opportun
ity and
its

related potential value
.
This insight led to the decision
of the creation of the district, thanks to the National Decree that
considered the choices between
two actions:

the first was “Technological
districts and related networks” and the seco
nd “Public
-
private lab and
related networks”. In front of the choice
between

two lines, the
entrepreneur demonstrated a high degree of cognitive action,
understanding the
potentiality of the district, what could be the missing
link with the technological c
omponent, the line of actions

to undertake
,
and the possible
strategic and
economic implications for the involved
actors.

From here, the University Federico II had the decision to create
Databenc in order to use the technology for the preservation and
the
valorization of the cultural heritage of the city of Naples.

Furthermore, the district
,

as socio
-
territorial

identity
,

characterized by an
active
pull of actors and firms (Beccatini, 1989)
, needs

capabilities able to
form alliance
s even

for its creation
.

In this way, the identified entrepreneurial actor has deployed the predicted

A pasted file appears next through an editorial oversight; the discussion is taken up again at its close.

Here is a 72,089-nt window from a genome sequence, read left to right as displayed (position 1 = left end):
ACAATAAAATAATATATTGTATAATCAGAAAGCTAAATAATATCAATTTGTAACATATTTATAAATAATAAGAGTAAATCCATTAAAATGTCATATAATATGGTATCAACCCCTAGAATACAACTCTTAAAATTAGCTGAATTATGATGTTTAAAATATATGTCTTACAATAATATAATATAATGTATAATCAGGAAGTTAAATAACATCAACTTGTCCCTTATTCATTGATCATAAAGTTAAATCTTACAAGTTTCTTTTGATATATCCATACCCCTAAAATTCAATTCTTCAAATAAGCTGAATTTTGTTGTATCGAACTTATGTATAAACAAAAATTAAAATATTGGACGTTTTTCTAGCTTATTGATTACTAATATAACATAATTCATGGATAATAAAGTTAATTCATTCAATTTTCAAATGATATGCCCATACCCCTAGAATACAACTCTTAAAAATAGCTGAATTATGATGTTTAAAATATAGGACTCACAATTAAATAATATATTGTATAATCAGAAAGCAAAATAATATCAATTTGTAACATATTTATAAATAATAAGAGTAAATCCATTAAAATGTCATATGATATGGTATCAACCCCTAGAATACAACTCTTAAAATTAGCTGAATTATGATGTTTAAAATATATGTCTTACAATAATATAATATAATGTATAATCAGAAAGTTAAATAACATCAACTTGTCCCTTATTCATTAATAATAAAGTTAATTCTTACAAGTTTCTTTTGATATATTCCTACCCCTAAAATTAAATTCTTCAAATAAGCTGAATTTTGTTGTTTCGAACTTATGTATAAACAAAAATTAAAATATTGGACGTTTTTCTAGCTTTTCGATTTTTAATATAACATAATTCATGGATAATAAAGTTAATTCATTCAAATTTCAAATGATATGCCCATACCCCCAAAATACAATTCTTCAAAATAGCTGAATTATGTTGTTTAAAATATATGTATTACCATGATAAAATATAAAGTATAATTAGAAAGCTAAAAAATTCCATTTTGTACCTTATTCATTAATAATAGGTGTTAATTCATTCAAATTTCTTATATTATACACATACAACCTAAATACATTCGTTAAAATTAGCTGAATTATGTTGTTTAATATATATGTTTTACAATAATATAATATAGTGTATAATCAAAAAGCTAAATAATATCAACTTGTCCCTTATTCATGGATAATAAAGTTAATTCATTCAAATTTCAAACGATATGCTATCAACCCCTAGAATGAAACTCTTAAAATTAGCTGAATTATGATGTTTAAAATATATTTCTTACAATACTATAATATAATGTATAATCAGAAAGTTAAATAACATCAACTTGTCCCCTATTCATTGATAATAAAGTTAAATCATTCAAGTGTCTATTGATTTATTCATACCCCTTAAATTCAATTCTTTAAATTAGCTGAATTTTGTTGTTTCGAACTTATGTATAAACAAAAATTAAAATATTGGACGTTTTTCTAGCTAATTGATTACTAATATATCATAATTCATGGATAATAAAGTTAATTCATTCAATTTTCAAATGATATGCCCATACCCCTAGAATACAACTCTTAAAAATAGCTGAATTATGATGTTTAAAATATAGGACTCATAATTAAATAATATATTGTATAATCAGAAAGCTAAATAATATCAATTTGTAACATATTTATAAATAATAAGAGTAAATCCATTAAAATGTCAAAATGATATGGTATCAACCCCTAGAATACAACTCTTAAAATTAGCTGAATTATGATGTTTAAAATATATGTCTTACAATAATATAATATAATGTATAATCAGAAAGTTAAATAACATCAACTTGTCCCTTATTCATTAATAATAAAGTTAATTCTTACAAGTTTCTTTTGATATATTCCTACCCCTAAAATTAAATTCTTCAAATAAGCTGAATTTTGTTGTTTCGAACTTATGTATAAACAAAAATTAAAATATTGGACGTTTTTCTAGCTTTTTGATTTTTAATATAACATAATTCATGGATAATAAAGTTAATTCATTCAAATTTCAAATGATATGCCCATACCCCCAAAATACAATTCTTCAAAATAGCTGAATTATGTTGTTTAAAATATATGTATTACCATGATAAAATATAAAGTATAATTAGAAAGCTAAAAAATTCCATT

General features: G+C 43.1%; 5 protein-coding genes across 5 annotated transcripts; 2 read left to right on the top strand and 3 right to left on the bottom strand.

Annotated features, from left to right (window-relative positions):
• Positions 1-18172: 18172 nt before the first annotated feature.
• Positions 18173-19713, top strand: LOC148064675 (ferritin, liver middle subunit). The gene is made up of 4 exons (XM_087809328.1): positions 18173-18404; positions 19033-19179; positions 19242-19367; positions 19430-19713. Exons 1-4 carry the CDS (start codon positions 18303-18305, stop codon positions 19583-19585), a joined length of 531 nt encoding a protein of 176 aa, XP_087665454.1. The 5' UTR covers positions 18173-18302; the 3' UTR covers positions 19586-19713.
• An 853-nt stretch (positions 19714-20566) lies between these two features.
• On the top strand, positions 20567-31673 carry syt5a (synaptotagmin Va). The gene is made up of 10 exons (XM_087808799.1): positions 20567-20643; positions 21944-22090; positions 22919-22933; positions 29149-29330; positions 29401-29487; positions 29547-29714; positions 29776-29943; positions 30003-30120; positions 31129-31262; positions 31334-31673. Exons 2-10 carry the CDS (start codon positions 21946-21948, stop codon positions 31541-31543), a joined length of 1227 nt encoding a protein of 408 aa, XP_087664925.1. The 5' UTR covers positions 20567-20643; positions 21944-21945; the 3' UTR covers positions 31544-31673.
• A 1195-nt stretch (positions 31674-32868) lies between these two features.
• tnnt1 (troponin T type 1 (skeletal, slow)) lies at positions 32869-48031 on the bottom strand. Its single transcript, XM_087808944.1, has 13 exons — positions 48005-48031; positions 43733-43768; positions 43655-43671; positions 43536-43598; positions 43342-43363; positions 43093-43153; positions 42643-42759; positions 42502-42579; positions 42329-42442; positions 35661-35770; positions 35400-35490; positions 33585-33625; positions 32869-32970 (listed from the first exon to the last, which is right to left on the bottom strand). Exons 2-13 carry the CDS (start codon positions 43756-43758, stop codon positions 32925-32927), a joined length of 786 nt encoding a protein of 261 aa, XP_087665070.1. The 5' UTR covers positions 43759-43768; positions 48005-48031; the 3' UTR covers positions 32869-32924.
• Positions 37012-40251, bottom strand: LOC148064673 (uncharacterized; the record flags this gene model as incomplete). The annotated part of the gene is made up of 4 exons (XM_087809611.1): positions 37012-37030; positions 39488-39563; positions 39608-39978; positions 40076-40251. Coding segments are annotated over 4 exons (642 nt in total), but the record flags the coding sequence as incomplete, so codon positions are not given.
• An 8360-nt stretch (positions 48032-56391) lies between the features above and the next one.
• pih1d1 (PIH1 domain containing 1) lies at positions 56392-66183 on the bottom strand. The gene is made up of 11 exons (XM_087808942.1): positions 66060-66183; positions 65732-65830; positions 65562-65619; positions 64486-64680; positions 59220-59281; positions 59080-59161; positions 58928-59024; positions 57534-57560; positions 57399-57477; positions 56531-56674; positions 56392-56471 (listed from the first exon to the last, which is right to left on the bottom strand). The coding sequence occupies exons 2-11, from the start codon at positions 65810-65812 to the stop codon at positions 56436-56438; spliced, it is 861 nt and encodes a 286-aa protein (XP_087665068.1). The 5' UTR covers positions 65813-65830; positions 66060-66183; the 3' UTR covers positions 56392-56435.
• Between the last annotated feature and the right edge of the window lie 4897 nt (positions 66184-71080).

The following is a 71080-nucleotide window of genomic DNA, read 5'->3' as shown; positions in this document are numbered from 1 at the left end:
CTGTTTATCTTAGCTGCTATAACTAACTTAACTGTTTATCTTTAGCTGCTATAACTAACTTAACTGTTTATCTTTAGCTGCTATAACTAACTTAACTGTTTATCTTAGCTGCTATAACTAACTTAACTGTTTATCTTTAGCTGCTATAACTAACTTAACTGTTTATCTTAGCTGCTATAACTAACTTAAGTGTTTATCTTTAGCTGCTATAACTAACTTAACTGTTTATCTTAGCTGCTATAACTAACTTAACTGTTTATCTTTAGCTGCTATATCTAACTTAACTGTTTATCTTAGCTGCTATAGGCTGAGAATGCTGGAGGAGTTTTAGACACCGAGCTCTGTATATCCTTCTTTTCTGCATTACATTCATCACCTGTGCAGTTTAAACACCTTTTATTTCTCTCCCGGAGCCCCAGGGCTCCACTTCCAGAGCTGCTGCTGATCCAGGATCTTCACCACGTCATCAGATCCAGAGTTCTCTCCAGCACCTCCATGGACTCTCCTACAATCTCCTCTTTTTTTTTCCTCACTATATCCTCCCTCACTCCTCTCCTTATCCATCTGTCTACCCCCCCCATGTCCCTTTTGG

entrepreneurial resources and capabilities in the research hypothesis 2.

It is useful to consider not only
the entrepreneurial recognition and the
ability in coordinating and org
anizing the acquired resources (Alvarez and
Busenitz, 2001) that belongs to the entrepreneurial subject
but also

the
resource and competences of the actors and the entities of the ecosystem
reflect the soul of the single organization and, hence, make them
available
for the operations, the activities and the lines of intervention of the
district.


5.
Findings and
c
onclusions


Literature on entrepreneurial start
-
up does not take into account the link
between creation of opportunities and exploitation strategi
es as well us
does not clear distinguish the stage of the new venture, either creation or
development since each phase is connoted by peculiarities in terms of
deployed entrepreneurial capabilities.


16

Starting from the idea that also a new venture can create

opportunities
through the exploitation of available resources and competences and
sharing the macro distinction between start
-
up creation and development,
this paper deals with the issue of the binomial creation of opportunities
and exploitation as well a
s it focuses its attention on the early stage since,
in this stage, it is more than ever difficult to carry out exploitation
behaviors.

The effort of this research was exactly to find a point of connection that
cou
ld combine this research issues.

Among di
fferent examined contributions on the new venture, the recent
article of
Semrau and Sigmund (2012) on the new venture has highlighted
that the entrepreneurial success is “the network in which the new venture